The next part of the article is a little disappointing on two fronts. Firstly the author felt it necessary to mention that the physio plays rugby. Why exactly, I’m not too sure. Is it because rugby is known to be a rough, aggressive sport, and is he insinuating that he would be in some way rough or aggressive in his professional life too? The second is the physio allegedly used “considerable force when manipulating his neck and that this continued after he [the patient] asked him to stop”. If this is true, there is no justification or defence for the physiotherapist’s actions. An absolute contra indicator for ANY intervention, be it from an osteopath, physiotherapist, dentist or doctor is patient consent. If a patient does not give their consent or removes it at any stage the treatment MUST stop. Manipulation is considered a robust form of treatment but any treatment can be performed strongly or gently with the patients’ comfort and safety in mind. Excessive force can be used in even gentle treatment modalities and increases the risk of side effects.

the absence of any red flag symptoms is not necessarily a green light to what is considered a robust treatment modality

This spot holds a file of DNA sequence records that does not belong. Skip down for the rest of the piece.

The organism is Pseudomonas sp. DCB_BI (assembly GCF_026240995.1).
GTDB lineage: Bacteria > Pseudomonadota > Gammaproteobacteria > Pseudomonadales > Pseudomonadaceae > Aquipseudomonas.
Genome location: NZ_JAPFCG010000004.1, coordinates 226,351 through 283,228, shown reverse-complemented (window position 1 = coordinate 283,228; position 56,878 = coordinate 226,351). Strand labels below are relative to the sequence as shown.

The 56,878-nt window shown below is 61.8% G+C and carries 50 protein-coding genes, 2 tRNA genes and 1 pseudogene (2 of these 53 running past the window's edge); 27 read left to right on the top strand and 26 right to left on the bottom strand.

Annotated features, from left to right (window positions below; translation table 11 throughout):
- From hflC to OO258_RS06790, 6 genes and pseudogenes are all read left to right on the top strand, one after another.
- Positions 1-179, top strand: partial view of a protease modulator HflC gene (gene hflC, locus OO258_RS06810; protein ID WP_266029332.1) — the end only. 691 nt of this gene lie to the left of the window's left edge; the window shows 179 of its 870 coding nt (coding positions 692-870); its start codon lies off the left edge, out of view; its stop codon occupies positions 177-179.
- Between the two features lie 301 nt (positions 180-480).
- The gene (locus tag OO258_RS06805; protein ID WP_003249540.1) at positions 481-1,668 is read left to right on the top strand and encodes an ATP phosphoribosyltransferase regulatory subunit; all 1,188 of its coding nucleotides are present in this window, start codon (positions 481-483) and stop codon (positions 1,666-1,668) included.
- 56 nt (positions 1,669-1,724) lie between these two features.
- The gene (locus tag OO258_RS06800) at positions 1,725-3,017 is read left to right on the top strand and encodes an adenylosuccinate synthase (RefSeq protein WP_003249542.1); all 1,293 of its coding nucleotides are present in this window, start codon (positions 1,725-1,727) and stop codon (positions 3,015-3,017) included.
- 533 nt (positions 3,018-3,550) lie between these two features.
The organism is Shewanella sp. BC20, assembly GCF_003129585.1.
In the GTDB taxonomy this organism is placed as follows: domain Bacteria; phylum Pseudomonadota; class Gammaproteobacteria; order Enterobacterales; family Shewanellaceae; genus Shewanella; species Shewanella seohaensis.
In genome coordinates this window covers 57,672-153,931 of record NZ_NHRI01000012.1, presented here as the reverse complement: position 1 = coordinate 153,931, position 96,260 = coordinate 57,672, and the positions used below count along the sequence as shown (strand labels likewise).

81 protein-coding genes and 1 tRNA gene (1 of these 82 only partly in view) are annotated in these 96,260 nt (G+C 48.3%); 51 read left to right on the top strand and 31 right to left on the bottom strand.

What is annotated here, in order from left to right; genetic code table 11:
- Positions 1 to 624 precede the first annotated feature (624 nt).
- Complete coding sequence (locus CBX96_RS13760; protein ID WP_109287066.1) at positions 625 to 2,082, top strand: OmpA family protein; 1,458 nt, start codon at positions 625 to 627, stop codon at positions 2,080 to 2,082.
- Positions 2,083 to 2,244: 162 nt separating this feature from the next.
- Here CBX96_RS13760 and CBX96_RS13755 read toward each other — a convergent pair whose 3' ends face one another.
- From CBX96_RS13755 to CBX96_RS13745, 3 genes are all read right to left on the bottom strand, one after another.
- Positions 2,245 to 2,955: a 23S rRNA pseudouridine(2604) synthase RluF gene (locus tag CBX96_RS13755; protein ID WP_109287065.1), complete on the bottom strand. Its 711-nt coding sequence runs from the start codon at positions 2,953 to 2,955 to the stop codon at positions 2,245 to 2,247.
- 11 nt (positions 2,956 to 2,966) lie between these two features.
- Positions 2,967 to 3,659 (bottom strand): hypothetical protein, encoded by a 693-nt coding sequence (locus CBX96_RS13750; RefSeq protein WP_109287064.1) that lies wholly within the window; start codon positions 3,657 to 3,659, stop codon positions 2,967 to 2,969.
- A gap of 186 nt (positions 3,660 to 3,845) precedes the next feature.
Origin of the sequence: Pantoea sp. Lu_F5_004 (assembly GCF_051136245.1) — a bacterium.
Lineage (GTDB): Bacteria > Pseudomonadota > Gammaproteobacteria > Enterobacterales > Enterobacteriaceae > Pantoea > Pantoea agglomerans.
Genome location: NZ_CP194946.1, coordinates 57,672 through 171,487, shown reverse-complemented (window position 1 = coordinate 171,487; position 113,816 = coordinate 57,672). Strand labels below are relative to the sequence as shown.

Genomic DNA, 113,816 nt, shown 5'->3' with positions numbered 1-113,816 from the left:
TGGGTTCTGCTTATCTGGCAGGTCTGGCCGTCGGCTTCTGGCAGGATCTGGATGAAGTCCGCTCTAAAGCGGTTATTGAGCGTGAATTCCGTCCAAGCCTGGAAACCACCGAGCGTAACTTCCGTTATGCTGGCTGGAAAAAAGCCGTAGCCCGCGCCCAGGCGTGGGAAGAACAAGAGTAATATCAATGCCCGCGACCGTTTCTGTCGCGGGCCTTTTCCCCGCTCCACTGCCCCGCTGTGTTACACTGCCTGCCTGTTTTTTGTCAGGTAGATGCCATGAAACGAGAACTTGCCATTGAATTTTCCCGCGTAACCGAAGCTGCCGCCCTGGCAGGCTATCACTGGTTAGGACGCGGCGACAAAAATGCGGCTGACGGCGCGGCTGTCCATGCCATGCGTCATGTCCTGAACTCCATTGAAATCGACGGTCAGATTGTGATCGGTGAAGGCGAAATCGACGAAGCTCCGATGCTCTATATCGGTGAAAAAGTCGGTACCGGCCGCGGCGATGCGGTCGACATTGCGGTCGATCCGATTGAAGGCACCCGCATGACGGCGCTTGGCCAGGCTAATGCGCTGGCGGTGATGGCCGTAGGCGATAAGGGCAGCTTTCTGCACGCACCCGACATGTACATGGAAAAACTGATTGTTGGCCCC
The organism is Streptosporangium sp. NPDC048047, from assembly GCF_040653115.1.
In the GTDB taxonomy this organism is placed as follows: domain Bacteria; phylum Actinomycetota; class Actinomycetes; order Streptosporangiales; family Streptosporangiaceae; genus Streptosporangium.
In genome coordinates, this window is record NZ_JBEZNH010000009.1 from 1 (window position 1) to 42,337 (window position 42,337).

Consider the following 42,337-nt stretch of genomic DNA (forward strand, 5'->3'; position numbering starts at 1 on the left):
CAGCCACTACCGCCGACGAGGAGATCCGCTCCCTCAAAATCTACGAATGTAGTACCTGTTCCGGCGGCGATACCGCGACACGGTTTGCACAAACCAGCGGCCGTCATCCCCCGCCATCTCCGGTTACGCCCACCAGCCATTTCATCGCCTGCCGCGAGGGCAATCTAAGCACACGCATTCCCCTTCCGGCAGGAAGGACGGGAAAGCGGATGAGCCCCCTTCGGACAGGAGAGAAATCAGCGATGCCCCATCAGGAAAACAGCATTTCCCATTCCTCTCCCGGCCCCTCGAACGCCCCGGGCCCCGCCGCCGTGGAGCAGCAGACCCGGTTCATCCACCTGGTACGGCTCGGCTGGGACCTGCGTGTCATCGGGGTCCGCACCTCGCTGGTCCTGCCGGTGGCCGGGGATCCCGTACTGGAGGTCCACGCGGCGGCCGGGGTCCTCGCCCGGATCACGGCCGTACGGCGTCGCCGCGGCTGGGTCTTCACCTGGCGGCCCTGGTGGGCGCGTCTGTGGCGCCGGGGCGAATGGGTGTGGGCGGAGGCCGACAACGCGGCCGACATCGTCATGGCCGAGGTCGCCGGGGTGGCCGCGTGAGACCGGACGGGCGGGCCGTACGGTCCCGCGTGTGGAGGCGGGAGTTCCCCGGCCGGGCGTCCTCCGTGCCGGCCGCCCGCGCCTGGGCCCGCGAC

The article goes on to say that “neck manipulation is not commonly taught at undergraduate level, although students are shown to recognise the circumstances in which giving the treatment might be unsafe”. These circumstances relate to the red flags that I mentioned previously. If the GP didn’t notice any the chances are that they weren’t present at that stage and potentially they weren’t present when he visited the physio. That said, practitioner discretion is vitally important in these situations. Patient comfort, safety and consent are paramount and the absence of any red flag symptoms is not necessarily a green light to what is considered a robust treatment modality. Manipulation is taught at undergraduate level in Osteopathy and Chiropractic courses. The reason for this is that physiotherapy has a much broader scope of practice compared to the other two which are musculoskeletal (MSK) specialities. The depth of knowledge and experience of muscle, joint, nerve and other soft tissue injuries will be greater in a newly qualified osteopath and chiropractor than it would be in a newly qualified physiotherapist. Some might debate this but MSK represents the majority of osteo’s and chiro’s undergraduate training where as it represents a module in a physiotherapy degree alongside other areas like oedema care, respiratory care stroke rehab and other hospital based therapies that osteopaths and chiropractors are not going to use and therefore are not trained in.